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Native Education and the Sapir Whorf Hypothesis

An editorial in the Weekend Vancouver Sun reviews the postive and negative spins put on the recent announcement from the Provincial Government granting control of native education to First Nations communities. Titled “Language and Culture: First Nations Education Can Embrace Two Worlds” the story notes that the First Nations Education Accord has been publicly lauded as a way of improving educational standards on reserves and vilified as a way of isolating native students by making them (yet again) separate but equal.

My interest in the piece relates to recent class discussions about the Sapir-Whorf Hypothesis, or, the idea that your language determines your culture or worldview. The point of the editorial is to say that while native education of native students is good, the English and/or French languages should also be taught. Interestingly, this position builds from Sapir-Whorf-like statements about the importance of learning aboriginal languages:

After all, language isn’t simply a vocabulary and a set of logical rules for using that vocabulary, but is, rather, idiomatic — it’s a product and expression of the values and beliefs of a culture. In fact, language is culture. This is why anthropologists consider it necessary to learn the language of a culture if they really want to understand the culture itself.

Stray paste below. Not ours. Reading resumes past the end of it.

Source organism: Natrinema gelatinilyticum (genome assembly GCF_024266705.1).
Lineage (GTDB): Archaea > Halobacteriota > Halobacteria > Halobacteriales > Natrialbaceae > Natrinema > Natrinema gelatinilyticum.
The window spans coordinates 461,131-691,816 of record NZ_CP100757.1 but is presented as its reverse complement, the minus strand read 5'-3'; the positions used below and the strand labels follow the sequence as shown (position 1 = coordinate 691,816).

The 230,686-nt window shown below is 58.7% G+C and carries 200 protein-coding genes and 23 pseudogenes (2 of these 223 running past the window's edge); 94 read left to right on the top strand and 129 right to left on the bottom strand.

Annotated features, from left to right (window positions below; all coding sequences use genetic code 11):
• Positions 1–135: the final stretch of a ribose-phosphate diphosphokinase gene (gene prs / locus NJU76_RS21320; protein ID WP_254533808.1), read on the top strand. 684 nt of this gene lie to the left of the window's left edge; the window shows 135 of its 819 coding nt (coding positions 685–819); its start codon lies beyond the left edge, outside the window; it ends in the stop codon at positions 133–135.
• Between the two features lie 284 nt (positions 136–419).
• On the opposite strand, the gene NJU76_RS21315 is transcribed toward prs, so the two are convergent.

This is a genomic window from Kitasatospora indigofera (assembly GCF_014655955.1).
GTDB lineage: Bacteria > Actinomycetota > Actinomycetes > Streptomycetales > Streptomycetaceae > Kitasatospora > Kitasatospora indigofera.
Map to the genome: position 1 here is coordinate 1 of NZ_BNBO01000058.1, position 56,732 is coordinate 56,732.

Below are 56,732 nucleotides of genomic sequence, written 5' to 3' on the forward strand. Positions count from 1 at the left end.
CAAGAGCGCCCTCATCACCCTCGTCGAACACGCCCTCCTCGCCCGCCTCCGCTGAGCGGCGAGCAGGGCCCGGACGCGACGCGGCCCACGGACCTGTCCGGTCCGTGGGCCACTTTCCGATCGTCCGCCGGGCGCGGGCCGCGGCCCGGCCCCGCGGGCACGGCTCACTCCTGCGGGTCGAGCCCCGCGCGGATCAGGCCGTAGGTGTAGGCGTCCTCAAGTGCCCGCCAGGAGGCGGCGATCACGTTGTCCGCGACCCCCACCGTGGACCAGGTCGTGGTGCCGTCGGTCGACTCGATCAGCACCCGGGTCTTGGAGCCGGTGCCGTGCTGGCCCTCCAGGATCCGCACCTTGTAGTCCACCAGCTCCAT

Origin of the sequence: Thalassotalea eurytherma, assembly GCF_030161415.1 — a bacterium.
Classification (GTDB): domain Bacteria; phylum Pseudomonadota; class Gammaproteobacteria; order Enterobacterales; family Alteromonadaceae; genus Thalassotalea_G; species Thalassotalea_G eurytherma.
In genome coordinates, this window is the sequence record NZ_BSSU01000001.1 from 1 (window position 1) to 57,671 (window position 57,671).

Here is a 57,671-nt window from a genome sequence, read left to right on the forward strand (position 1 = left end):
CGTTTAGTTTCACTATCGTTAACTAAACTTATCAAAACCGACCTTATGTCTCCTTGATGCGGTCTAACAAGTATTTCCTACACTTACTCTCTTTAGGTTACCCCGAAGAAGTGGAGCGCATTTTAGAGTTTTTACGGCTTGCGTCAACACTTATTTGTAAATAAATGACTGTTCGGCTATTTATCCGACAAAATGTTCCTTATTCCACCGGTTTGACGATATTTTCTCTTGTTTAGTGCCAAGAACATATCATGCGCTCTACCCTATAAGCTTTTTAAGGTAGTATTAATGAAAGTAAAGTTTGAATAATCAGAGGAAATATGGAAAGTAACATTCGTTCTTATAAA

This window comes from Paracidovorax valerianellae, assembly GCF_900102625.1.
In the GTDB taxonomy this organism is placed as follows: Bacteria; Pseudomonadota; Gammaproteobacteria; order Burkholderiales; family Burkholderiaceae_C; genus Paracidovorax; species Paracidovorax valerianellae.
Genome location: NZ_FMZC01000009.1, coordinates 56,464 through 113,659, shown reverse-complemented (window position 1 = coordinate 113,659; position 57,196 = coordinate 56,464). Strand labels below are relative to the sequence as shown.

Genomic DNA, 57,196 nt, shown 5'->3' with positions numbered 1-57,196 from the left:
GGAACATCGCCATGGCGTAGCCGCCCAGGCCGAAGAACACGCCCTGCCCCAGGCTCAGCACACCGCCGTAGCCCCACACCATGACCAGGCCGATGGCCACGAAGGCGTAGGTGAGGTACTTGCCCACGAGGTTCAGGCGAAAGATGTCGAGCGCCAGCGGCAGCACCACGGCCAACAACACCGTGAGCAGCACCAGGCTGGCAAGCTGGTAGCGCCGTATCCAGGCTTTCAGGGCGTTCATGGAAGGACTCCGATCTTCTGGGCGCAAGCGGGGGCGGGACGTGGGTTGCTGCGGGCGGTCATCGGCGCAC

And this is why many ethnic groups consider it so important to ensure that their language survives. If native children aren’t taught the languages of their cultures, it won’t be long before the languages, and along with them, the cultures, cease to exist.

The editorial turns with the assertion that because learning a language is central to learning a culture, English and French, the ‘official’ languages of Canada, should also be taught. Without knowing either of those languages, aboriginal children “will not be able to communicate with the rest of Canada.” This, in turn, shifts the geographic isolation in which many aboriginal people live to linguistic isolation.

Despite the acknowledged connections between language and culture, the editorial concludes with the sentiments of my students, many of whom were critical of extreme linguistic determinism:

…being required to learn one language shouldn’t detract from learning another, but should be embraced as a rare opportunity to understand two cultures at once.

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